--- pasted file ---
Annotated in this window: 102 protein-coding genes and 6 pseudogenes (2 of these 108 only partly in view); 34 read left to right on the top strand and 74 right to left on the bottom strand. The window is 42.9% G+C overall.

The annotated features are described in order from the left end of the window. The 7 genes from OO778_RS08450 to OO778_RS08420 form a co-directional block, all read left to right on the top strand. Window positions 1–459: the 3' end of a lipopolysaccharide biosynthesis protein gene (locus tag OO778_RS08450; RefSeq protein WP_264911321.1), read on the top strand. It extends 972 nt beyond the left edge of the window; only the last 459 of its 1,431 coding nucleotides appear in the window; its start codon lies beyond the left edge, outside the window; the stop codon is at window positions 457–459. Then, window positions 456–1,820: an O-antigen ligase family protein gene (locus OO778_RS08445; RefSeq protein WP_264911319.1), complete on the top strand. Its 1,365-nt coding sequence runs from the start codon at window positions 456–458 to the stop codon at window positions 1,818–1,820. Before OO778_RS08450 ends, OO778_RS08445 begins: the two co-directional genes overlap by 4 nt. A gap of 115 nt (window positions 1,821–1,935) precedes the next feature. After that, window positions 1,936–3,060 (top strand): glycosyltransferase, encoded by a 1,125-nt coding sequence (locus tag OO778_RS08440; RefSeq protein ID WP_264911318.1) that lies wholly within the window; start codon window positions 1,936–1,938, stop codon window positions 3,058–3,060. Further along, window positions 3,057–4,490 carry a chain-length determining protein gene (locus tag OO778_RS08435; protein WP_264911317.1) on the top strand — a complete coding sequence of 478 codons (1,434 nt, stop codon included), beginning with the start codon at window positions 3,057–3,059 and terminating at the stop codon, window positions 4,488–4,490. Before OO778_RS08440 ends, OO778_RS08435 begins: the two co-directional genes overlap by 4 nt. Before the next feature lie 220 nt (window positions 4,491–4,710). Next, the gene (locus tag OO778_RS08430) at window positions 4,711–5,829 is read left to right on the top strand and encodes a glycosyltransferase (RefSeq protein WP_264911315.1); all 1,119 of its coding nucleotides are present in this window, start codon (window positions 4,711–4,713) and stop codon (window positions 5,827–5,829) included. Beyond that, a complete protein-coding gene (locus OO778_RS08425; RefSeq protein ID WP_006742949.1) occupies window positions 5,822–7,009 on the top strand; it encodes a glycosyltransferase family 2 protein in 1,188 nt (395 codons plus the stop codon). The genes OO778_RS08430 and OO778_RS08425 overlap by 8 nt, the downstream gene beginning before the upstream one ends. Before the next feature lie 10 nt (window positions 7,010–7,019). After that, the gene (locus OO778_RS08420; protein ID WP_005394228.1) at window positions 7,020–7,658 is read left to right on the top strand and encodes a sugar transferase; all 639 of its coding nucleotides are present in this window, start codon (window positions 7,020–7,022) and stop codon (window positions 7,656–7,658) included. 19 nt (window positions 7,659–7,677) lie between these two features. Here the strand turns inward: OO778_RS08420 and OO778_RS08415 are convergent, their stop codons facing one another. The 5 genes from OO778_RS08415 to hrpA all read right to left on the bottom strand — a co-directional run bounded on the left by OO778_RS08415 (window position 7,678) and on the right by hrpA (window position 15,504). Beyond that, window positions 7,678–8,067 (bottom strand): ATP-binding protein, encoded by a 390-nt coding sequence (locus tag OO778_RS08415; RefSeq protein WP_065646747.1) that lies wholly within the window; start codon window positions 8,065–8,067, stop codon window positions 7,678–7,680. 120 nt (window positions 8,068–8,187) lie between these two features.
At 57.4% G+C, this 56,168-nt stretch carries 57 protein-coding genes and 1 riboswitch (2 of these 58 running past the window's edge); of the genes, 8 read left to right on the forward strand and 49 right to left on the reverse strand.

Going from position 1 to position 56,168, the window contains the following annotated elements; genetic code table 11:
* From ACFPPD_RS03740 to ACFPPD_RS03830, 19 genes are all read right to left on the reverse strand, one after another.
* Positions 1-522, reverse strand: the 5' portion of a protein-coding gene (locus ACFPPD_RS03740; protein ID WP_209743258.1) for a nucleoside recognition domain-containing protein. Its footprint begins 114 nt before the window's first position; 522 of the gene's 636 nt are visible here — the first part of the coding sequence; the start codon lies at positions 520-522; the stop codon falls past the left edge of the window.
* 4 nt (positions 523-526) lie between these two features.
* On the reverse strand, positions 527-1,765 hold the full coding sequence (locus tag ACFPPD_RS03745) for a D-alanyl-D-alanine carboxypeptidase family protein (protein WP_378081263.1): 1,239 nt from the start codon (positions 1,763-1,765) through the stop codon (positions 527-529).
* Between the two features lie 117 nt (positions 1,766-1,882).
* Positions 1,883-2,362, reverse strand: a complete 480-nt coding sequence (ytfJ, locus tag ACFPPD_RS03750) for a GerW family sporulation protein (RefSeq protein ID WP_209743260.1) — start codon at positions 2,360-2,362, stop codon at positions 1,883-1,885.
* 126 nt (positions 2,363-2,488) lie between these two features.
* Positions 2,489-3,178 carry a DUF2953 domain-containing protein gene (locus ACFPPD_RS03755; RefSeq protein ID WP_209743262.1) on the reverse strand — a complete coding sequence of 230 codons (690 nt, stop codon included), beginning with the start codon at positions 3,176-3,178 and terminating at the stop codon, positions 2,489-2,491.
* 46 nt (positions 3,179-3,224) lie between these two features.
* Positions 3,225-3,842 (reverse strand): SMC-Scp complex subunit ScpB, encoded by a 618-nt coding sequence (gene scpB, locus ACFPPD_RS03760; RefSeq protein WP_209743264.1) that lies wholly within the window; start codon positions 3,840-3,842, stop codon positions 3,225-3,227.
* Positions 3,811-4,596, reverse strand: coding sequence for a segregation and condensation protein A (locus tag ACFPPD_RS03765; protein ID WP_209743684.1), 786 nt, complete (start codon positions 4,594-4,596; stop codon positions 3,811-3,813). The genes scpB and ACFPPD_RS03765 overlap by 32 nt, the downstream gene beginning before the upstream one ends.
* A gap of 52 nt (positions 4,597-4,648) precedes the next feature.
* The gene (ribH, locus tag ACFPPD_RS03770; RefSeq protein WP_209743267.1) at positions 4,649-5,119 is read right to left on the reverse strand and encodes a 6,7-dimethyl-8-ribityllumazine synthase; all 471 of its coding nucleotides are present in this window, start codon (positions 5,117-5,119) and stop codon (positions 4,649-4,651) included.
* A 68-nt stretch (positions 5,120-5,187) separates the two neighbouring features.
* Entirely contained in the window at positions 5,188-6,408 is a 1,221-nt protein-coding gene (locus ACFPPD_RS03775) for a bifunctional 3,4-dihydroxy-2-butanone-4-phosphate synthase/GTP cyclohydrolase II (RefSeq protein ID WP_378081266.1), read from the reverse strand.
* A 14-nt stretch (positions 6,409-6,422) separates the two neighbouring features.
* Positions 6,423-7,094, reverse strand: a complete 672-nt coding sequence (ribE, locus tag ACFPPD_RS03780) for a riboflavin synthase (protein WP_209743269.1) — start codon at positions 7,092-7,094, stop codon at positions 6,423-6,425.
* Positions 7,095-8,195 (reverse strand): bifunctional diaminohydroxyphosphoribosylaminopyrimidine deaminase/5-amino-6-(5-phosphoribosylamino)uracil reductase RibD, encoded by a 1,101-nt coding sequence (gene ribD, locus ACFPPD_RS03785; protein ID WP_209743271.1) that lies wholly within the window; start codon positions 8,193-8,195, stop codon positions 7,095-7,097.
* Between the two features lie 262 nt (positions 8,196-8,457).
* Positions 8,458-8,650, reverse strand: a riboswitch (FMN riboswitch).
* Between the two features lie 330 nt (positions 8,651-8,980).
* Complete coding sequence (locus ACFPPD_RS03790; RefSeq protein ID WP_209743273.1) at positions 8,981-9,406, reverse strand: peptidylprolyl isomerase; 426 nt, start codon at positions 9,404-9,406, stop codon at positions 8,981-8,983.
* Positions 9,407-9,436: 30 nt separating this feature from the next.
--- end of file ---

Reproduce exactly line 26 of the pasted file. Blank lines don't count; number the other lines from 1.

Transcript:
* Complete coding sequence (locus ACFPPD_RS03790; RefSeq protein ID WP_209743273.1) at positions 8,981-9,406, reverse strand: peptidylprolyl isomerase; 426 nt, start codon at positions 9,404-9,406, stop codon at positions 8,981-8,983.